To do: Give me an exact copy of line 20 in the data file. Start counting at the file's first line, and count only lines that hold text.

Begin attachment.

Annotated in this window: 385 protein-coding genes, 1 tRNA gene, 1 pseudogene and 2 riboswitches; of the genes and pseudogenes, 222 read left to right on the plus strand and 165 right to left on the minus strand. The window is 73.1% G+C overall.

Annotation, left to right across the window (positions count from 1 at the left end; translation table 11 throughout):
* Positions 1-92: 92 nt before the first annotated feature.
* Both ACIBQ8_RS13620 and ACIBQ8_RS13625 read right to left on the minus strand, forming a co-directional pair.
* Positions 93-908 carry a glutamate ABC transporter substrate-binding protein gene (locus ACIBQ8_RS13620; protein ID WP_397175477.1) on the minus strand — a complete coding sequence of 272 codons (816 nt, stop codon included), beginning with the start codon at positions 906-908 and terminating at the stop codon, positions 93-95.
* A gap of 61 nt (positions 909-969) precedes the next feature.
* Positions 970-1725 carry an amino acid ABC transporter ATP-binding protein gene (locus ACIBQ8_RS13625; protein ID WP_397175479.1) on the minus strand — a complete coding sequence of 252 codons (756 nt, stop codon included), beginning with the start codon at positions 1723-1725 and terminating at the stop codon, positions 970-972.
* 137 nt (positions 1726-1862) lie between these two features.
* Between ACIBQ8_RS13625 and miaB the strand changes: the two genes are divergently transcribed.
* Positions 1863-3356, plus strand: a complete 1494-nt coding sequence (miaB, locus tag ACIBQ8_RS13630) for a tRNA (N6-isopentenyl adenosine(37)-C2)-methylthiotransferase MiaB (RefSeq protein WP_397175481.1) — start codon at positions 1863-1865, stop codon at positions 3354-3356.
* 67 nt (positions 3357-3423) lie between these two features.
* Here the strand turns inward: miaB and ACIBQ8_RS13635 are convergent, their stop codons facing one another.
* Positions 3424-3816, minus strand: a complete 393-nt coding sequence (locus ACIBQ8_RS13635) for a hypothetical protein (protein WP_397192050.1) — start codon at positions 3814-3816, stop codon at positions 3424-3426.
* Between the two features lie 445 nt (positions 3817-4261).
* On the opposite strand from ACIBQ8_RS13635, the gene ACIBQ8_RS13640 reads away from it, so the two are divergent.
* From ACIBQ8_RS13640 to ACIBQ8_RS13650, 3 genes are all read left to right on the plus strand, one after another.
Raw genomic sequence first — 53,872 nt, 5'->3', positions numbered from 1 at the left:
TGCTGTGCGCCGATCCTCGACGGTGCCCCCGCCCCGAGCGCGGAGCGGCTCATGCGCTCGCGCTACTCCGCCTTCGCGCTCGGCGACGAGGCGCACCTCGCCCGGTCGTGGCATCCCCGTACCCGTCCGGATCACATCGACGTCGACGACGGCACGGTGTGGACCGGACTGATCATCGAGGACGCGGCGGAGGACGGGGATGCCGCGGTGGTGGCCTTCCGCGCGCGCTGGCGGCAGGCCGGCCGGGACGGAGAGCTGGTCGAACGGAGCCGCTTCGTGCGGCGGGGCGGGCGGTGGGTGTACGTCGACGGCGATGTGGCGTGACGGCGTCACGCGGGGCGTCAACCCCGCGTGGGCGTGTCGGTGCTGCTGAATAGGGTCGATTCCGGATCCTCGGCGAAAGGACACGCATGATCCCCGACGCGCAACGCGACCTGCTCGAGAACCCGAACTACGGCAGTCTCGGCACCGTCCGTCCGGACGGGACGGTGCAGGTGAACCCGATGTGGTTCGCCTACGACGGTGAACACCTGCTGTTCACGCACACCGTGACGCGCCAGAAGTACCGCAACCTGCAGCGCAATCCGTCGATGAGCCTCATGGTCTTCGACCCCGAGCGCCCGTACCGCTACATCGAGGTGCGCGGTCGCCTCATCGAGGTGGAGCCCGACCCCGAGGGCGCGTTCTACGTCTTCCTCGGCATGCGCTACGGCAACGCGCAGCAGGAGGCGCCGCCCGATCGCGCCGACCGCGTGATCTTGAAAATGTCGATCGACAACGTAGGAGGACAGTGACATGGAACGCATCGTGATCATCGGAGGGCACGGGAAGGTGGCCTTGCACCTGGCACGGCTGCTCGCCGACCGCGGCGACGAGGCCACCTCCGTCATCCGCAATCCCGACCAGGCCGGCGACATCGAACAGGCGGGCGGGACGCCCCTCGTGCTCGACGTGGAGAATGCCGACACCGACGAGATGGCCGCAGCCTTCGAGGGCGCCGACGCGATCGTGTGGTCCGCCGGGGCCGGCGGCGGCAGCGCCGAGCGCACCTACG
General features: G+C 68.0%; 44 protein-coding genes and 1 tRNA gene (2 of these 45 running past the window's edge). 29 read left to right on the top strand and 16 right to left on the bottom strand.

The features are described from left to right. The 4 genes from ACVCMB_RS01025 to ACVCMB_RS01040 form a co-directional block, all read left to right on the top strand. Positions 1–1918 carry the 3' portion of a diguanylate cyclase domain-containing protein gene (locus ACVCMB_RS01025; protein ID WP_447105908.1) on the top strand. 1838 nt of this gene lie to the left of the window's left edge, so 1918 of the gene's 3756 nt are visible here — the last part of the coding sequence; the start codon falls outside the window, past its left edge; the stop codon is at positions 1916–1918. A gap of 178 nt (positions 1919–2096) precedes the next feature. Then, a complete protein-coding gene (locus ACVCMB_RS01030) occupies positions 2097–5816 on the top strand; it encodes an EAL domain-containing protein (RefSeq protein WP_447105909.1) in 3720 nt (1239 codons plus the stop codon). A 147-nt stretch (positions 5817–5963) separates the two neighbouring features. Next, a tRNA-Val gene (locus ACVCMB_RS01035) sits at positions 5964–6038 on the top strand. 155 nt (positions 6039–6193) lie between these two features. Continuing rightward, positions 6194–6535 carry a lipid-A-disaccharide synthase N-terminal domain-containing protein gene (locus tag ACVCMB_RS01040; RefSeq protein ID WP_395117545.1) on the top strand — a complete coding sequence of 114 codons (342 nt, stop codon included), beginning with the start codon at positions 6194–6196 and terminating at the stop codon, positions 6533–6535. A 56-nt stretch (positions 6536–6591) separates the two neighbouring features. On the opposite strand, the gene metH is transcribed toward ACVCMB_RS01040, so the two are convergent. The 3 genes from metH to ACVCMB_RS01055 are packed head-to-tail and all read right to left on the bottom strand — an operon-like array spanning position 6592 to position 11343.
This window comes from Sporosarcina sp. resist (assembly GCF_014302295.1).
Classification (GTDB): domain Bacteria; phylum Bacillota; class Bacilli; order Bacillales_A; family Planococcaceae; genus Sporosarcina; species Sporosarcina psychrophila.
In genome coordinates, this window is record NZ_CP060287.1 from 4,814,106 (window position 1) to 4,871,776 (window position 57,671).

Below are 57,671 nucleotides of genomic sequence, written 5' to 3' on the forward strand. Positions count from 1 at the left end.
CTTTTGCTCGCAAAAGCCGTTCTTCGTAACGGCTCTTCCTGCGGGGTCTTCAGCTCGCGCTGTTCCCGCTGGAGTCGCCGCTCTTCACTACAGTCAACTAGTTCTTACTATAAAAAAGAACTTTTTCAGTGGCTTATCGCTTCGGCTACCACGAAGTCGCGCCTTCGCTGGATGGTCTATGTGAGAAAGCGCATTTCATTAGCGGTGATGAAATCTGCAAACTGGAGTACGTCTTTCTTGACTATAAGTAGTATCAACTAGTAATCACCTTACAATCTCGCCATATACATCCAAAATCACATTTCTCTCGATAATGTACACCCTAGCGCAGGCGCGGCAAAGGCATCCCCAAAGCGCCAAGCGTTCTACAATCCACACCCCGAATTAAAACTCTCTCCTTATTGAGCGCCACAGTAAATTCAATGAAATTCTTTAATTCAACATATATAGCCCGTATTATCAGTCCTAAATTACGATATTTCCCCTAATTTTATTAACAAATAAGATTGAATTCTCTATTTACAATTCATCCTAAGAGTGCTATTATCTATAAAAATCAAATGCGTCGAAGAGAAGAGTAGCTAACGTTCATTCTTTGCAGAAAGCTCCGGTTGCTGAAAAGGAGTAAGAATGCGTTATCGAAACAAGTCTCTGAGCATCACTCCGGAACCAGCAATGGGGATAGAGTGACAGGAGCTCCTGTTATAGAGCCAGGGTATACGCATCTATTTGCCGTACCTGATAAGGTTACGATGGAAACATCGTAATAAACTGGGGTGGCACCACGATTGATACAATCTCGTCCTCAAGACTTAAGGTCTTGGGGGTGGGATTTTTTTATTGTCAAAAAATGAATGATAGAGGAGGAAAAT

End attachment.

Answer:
The features are described from left to right. The 4 genes from ACVCMB_RS01025 to ACVCMB_RS01040 form a co-directional block, all read left to right on the top strand. Positions 1–1918 carry the 3' portion of a diguanylate cyclase domain-containing protein gene (locus ACVCMB_RS01025; protein ID WP_447105908.1) on the top strand. 1838 nt of this gene lie to the left of the window's left edge, so 1918 of the gene's 3756 nt are visible here — the last part of the coding sequence; the start codon falls outside the window, past its left edge; the stop codon is at positions 1916–1918. A gap of 178 nt (positions 1919–2096) precedes the next feature. Then, a complete protein-coding gene (locus ACVCMB_RS01030) occupies positions 2097–5816 on the top strand; it encodes an EAL domain-containing protein (RefSeq protein WP_447105909.1) in 3720 nt (1239 codons plus the stop codon). A 147-nt stretch (positions 5817–5963) separates the two neighbouring features. Next, a tRNA-Val gene (locus ACVCMB_RS01035) sits at positions 5964–6038 on the top strand. 155 nt (positions 6039–6193) lie between these two features. Continuing rightward, positions 6194–6535 carry a lipid-A-disaccharide synthase N-terminal domain-containing protein gene (locus tag ACVCMB_RS01040; RefSeq protein ID WP_395117545.1) on the top strand — a complete coding sequence of 114 codons (342 nt, stop codon included), beginning with the start codon at positions 6194–6196 and terminating at the stop codon, positions 6533–6535. A 56-nt stretch (positions 6536–6591) separates the two neighbouring features. On the opposite strand, the gene metH is transcribed toward ACVCMB_RS01040, so the two are convergent. The 3 genes from metH to ACVCMB_RS01055 are packed head-to-tail and all read right to left on the bottom strand — an operon-like array spanning position 6592 to position 11343.